What is an Object?

In Javascript an object is simply a container or store of properties that are related to what the object is modeling. These properties can be primitive data types, other objects or functions. Here’s an example of an empty object with no properties:

const furBearingTrout = {};

I’ve used object literal notation which is doing just what it sounds like – literally writing out the notation of an object. We do this using curly braces {}.

How to create properties

When we want to set a property on our object we can do it one of two ways:
1. Use bracket notation where we state the object name along with a property name in brackets and then assign a value using the equal sign:

furBearingTrout[“name”] = ‘Alpino-Pelted’;
furBearingTrout[“url”] = 'http://www.furbearingtrout.com/fish2.html';

2. Use dot notation where we state the object name followed by a dot followed by the property name we want to use and then assign a value using the equal sign:

furBearingTrout.name = ‘Alpino-Pelted’;
furBearingTrout.url= 'http://www.furbearingtrout.com/fish2.html';

I could have created our object with properties already assigned. Note that properties are written as name:value pairs separated by commas.

const furBearingTrout = { 
  name: ‘Alpino-Pelted’, 
  url: 'http://www.furbearingtrout.com/fish2.html'
}

How to access properties

Once we have properties we can access them using the same two methods we used to set them just without the equal signs that assign values.

console.log(furBearingTrout.name); //outputs ‘Alpino-Pelted’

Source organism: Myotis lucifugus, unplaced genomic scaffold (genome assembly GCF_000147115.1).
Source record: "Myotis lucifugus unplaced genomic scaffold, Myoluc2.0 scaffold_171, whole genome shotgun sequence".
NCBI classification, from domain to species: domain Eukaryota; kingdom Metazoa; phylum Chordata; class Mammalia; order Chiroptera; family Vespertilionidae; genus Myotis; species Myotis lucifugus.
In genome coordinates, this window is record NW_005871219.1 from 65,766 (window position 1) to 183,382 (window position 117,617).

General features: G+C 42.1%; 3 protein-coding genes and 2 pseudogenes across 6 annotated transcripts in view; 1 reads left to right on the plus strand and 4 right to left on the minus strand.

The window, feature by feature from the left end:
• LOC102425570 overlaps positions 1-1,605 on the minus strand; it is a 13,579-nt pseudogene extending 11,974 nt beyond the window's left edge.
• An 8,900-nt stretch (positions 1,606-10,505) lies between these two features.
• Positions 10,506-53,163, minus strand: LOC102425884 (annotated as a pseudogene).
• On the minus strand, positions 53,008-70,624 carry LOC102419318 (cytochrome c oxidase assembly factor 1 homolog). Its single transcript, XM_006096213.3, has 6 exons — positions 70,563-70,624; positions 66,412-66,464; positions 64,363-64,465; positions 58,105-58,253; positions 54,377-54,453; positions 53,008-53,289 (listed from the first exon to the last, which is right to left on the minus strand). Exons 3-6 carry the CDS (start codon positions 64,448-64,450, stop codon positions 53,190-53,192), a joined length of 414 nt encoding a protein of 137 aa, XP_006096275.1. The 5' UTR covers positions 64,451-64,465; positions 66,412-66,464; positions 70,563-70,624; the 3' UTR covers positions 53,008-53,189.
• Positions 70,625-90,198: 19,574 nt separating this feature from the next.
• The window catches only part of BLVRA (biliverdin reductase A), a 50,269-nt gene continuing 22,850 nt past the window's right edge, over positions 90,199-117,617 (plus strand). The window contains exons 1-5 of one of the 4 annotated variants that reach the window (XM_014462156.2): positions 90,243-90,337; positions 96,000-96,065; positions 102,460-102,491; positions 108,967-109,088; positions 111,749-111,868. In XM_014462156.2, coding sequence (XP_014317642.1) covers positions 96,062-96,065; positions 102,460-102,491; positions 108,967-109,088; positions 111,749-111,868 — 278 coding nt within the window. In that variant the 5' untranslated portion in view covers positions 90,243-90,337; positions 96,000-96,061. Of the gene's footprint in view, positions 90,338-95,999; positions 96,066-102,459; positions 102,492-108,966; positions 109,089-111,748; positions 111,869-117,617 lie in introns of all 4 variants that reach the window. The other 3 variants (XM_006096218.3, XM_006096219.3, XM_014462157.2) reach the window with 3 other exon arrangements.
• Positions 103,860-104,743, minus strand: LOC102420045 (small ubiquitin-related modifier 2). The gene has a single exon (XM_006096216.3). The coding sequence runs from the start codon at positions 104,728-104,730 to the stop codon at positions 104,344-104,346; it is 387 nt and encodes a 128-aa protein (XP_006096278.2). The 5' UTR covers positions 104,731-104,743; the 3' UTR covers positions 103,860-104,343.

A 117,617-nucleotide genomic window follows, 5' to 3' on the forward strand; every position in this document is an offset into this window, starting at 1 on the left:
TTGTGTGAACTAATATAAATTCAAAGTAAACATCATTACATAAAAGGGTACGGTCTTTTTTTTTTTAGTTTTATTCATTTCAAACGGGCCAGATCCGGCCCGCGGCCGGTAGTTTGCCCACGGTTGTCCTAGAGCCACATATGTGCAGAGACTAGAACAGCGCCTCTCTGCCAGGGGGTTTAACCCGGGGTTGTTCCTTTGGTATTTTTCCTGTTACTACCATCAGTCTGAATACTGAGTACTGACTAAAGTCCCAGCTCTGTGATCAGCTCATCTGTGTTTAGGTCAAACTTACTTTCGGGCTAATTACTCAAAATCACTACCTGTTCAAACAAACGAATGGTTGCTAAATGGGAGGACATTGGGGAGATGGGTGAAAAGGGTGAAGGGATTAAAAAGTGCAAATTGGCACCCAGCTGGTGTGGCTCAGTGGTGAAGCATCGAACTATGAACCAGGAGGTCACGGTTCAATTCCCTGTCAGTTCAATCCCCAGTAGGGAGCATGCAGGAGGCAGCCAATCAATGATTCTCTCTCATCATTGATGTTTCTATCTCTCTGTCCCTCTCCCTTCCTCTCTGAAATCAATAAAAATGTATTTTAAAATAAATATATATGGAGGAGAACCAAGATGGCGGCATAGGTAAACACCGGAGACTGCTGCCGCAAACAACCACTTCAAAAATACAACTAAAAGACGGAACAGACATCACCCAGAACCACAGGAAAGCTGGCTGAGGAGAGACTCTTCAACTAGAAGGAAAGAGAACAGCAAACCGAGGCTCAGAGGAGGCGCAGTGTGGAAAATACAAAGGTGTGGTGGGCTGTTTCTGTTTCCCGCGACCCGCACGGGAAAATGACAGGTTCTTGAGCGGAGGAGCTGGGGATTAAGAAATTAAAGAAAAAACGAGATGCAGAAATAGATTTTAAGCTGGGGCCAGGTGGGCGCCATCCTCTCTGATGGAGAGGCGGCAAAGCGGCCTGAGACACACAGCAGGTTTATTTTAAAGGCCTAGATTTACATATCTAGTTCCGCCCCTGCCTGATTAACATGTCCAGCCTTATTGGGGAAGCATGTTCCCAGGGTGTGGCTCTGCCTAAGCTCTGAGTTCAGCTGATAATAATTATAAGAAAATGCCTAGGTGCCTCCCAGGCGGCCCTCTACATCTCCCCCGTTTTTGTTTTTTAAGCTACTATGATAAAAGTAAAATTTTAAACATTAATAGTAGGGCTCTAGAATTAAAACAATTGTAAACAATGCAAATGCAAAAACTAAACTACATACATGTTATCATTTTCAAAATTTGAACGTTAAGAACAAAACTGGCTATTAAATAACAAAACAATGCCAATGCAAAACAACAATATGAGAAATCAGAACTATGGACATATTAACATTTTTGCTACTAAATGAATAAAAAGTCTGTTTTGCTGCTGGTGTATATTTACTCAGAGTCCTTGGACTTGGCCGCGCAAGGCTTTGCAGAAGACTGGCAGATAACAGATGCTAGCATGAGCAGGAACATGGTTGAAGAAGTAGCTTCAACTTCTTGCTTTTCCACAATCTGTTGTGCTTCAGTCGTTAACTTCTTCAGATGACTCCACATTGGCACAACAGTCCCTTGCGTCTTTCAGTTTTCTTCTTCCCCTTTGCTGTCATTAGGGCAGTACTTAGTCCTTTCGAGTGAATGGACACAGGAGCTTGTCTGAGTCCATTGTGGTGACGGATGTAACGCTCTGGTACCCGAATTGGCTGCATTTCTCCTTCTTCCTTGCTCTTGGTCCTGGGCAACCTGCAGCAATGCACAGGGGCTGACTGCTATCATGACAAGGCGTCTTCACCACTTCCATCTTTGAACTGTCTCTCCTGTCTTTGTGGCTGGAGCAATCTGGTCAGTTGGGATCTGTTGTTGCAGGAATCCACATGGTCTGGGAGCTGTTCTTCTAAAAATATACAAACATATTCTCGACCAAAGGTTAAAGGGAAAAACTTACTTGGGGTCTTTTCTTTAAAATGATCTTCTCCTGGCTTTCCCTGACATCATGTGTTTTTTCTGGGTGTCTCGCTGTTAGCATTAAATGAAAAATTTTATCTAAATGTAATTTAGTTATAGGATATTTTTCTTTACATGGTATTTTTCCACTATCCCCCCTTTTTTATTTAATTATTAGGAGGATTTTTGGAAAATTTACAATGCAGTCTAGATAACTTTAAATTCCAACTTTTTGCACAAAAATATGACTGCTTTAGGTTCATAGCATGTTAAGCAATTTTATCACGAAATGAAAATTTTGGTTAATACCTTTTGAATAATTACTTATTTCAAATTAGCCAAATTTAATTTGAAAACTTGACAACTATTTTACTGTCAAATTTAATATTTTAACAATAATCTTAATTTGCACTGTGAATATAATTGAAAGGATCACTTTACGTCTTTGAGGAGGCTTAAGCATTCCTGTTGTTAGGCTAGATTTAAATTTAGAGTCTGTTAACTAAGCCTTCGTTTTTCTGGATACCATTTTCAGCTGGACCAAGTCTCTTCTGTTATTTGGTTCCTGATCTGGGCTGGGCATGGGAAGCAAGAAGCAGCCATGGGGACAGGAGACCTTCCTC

console.log(furBearingTrout[‘url’]); //outputs 'http://www.furbearingtrout.com/fish2.html'

We can also create objects using the constructor method (new Object) or the Object.create() method but for this article we’ll stick to the literal notation for its simplicity and visual aid.

Functions in objects are methods

When the property is a function we call it a method. Methods do something with the data stored in the object. Imagine we had the following properties:

const furBearingTrout = {
  name: ‘Alpino-Pelted’,
  url: 'http://www.furbearingtrout.com/fish2.html',
  view: function () {
    console.log(`View the ${this.name} trout at ${this.url`;)
    }
}

You call a method by accessing the property name it’s associated with followed by parentheses.

furBearingTrout.view(); //ouputs ‘View the Alpino-Pelted trout at http://www.furbearingtrout.com/fish2.html

Why do I use ‘this’ ?

The ‘this’ keyword simply references the very object it’s inside of. So this.name is the same as saying neighbor.name. Outside of the object we would refer to furBearingTrout.name but inside the object we refer to this.name.

There’s a lot more to objects than what I’ve written here. But if you understand these basics you’ll already be able to model some fairly complex real world data and be able to manipulate it.